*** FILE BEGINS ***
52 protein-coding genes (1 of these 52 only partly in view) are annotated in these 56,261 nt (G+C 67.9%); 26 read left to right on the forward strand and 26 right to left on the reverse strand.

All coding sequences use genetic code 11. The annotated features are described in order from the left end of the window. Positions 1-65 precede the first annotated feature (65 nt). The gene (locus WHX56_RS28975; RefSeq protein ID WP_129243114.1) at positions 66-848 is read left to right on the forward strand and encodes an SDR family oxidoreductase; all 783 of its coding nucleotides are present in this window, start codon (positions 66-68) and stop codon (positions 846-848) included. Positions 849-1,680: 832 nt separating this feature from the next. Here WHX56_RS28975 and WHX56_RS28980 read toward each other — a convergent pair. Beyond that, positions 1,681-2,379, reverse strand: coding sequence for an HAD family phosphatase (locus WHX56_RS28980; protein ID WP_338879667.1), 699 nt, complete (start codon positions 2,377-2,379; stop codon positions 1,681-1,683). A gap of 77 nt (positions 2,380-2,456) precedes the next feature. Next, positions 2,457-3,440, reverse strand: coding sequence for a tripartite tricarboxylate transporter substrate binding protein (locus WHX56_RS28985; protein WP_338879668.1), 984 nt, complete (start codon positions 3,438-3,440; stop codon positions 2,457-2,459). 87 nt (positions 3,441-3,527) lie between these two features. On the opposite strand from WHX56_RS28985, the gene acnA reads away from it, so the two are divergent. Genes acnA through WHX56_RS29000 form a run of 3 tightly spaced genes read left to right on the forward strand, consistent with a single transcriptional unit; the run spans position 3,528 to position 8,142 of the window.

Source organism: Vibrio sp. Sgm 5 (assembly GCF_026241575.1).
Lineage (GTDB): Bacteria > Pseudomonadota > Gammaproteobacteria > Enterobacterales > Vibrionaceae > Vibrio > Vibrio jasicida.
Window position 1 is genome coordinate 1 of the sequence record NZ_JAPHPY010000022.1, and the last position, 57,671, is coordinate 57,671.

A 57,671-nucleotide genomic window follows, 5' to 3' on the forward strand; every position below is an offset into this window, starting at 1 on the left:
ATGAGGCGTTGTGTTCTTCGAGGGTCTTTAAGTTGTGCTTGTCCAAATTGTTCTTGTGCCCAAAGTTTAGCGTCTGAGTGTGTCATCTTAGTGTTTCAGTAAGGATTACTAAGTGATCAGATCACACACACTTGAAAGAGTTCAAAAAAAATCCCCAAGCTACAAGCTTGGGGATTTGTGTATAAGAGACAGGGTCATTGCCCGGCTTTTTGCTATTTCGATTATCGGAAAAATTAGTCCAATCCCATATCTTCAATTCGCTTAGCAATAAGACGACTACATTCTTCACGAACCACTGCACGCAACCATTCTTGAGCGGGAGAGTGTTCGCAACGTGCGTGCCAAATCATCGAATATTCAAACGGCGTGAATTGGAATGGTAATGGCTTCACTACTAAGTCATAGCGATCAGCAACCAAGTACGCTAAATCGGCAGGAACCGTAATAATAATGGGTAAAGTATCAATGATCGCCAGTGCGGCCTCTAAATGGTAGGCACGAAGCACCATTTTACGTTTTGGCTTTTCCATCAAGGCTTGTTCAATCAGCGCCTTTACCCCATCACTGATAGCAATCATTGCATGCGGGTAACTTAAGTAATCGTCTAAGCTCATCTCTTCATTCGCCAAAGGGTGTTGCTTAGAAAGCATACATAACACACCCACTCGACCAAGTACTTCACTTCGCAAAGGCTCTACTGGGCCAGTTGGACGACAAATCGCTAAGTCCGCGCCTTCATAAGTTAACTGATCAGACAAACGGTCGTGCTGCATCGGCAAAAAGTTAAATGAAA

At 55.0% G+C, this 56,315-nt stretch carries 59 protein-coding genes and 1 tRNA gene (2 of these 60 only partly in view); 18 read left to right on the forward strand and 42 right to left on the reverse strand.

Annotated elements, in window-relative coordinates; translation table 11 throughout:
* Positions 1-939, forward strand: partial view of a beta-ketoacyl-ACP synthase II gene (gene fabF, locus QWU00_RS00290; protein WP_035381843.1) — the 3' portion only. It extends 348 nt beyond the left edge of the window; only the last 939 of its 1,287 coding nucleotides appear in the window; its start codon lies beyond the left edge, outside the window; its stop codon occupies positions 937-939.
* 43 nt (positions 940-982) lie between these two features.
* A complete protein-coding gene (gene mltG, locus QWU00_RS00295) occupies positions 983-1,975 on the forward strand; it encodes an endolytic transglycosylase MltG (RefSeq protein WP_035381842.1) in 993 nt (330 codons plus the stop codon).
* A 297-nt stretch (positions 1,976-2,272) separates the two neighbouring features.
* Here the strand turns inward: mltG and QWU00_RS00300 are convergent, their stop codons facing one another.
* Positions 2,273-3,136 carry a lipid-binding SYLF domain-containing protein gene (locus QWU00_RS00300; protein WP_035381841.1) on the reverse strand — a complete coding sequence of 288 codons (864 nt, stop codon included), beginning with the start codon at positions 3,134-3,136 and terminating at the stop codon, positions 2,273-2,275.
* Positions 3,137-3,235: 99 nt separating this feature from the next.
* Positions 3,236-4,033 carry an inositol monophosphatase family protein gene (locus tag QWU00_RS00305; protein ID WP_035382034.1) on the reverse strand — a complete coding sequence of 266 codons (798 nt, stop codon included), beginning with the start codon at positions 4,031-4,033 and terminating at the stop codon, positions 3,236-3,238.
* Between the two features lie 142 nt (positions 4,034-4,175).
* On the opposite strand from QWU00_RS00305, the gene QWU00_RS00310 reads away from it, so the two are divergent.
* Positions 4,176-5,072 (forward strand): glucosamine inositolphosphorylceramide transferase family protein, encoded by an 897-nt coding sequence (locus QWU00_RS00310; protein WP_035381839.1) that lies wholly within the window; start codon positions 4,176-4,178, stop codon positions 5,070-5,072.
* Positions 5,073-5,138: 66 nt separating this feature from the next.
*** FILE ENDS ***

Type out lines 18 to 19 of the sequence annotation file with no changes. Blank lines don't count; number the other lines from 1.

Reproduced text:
* Between the two features lie 142 nt (positions 4,034-4,175).
* On the opposite strand from QWU00_RS00305, the gene QWU00_RS00310 reads away from it, so the two are divergent.